Hanford board says it needs more money for meetings

The Hanford Advisory Board, which met in Pasco last week, wants more money to meet its responsibilities.
The Hanford Advisory Board, which met in Pasco last week, wants more money to meet its responsibilities. Courtesy DOE

The Hanford Advisory Board is asking the Department of Energy to increase its annual budget to $590,000 to allow it to hold more meetings and meetings in more places.

In recent years the board met only in the Tri-Cities because of a lack of funds. For the last four years it received about $450,000 in federal funding.

To allow one meeting outside the Tri-Cities in fiscal 2017, it dropped the number of full board meetings scheduled from five to four.

Historically, the board held six meetings a year, with two of them outside the Tri-Cities in the Pacific Northwest locations such as Portland, Seattle, Spokane, Lewiston, and Hood River, it said in a letter of advice sent to the Department of Energy at the end of last week.

The board has 32 primary members, plus alternates, each representing groups such as local governments, Hanford workers, the general public, unions, environmental groups and public health. They provide advice to DOE on Hanford environmental cleanup and to DOE’s regulators, the Washington State Department of Ecology and the Environmental Protection Agency.

Since the board was founded in 1994, it issued 290 pieces of policy-level advice to the agencies based on consensus of board members representing diverse interests.

“We need to go back to having enough meetings, either committee or board meetings, to get the job done,” said board member Bob Suyama.

Due to funding that has dropped from about $600,000 in 2008, plus inflation, not only the number of board meetings but also the number of board committee meetings have been cut.

Resuming meetings outside the Tri-Cities allows the board to hear a diverse opinions and concerns from people outside of the area, said board member Susan Leckband.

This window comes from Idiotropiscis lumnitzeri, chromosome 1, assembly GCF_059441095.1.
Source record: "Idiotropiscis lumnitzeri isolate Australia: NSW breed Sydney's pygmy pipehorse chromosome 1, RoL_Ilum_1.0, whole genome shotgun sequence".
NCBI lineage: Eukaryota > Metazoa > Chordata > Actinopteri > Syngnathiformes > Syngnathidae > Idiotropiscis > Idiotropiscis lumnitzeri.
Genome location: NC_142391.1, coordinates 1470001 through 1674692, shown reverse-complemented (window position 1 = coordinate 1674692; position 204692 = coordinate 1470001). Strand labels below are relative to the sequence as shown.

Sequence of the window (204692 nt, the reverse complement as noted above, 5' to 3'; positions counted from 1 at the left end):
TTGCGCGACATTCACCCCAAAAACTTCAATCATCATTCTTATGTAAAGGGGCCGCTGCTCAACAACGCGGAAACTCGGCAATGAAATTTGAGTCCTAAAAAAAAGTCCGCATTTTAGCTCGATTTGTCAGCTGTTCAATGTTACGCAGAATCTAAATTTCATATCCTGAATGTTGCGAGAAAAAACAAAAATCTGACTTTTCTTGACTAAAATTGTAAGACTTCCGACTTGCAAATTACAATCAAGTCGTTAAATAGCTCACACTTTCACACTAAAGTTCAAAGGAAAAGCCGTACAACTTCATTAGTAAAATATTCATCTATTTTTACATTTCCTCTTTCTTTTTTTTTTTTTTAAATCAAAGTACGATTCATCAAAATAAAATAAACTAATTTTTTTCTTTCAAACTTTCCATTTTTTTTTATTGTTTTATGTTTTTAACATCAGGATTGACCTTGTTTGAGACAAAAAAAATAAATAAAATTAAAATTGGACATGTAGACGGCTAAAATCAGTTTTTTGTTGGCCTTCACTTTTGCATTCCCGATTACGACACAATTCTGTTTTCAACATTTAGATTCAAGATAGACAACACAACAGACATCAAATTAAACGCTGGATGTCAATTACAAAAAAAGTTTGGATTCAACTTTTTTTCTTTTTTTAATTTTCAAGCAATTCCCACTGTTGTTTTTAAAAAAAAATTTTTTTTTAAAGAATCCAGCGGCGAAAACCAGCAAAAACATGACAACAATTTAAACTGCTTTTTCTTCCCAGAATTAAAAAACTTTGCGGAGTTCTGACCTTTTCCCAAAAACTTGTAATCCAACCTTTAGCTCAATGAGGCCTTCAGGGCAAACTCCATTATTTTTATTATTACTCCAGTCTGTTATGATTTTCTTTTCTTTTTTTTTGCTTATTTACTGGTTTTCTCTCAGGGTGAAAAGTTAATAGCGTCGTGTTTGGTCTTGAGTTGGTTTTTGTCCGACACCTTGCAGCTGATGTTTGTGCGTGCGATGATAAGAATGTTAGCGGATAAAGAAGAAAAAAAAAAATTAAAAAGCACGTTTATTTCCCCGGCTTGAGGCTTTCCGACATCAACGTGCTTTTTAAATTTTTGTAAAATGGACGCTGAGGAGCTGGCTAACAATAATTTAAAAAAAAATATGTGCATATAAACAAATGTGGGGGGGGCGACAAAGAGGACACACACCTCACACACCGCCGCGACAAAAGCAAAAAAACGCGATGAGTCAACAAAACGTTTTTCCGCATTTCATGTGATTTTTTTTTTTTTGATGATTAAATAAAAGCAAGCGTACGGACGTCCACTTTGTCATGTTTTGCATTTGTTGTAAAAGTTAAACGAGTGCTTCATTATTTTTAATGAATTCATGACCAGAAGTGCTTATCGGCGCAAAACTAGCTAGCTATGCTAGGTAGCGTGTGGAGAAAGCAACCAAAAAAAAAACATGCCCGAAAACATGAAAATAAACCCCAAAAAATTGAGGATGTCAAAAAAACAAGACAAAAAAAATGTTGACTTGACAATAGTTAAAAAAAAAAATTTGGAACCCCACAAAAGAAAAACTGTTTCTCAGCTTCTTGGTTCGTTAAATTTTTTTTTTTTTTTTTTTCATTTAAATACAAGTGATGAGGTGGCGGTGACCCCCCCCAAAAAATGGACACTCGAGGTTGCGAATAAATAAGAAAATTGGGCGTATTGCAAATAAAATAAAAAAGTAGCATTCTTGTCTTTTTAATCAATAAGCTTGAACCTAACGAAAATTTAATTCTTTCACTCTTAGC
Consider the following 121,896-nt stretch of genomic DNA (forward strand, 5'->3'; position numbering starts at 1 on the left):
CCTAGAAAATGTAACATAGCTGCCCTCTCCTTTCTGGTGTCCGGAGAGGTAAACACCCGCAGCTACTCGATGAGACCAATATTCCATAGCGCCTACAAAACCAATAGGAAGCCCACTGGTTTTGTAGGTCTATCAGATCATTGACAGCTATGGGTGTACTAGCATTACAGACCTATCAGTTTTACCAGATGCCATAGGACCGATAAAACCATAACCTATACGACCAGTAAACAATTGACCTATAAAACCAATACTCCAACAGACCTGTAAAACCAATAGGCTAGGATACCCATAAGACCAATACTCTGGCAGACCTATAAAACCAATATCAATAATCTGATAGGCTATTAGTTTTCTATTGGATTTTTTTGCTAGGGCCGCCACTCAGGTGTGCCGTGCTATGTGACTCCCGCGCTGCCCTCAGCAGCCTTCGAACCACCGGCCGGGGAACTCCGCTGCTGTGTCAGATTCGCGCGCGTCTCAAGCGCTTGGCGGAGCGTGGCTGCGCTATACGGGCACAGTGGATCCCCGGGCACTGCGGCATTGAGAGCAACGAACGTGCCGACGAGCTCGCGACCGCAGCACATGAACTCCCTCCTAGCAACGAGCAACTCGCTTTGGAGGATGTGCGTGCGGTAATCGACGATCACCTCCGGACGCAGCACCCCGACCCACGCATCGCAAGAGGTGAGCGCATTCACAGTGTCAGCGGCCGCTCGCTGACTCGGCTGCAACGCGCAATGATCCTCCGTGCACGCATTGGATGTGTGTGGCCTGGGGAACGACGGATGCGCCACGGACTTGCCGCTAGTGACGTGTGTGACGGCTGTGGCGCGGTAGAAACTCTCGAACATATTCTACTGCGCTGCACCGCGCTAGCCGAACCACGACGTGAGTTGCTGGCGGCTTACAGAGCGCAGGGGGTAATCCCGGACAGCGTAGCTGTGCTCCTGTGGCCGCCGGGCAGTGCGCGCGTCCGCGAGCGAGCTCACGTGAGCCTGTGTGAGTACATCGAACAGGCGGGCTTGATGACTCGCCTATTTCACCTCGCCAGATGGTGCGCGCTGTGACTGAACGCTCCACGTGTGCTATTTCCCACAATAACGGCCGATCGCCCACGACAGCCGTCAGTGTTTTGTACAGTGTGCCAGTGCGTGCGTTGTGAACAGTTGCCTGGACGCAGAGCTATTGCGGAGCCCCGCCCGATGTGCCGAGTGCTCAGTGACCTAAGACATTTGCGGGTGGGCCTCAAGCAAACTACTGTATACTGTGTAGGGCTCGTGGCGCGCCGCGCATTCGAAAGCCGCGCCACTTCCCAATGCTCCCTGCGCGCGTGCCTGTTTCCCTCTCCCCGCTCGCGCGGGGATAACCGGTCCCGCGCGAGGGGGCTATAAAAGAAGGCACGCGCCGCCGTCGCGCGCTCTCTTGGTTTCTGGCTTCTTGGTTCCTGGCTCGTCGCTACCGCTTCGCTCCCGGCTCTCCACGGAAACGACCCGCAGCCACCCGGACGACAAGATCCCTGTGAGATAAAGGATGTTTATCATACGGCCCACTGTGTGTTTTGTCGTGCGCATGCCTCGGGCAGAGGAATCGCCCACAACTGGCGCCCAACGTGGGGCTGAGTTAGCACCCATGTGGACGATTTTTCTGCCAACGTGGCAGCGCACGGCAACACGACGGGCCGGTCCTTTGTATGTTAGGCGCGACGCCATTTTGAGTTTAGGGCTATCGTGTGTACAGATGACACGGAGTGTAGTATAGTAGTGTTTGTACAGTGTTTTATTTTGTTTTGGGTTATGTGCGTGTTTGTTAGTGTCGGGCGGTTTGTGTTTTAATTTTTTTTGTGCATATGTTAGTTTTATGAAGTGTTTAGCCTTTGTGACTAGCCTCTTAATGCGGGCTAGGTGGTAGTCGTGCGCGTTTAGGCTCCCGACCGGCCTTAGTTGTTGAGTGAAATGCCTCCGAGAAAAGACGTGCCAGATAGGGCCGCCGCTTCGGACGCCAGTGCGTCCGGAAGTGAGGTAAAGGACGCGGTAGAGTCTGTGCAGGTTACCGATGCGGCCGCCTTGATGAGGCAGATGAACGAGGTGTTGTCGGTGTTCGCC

Although some board members pointed out that some past board meetings outside the Tri-Cities have drawn only a few people to watch and no news media, other board members said that could be fixed by planning evening sessions on timely topics when the board travels.

Its budget request of $590,000 for the next fiscal year should be followed with a 2.3 percent increase for inflation in future years, the board said. That funding level would allow at least five board meetings a year, including at least one outside the Tri-Cities, plus committee meetings nearly every month.

▪  In other board news, it chose new leadership.

Retired Hanford worker Susan Leckband replaces outgoing Chairman Steve Hudson for a two-year term. Leckband was previously picked as chairwoman in late 2006 and served for six years. She represents the Washington League of Women Voters on the board.

Shelley Cimon, who represents Columbia Riverkeeper on the board, was picked as vice chairwoman. Pam Larsen, who represents the City of Richland on the board and is the executive director of Hanford Communities, will serve as national liaison.

Annette Cary: 509-582-1533, @HanfordNews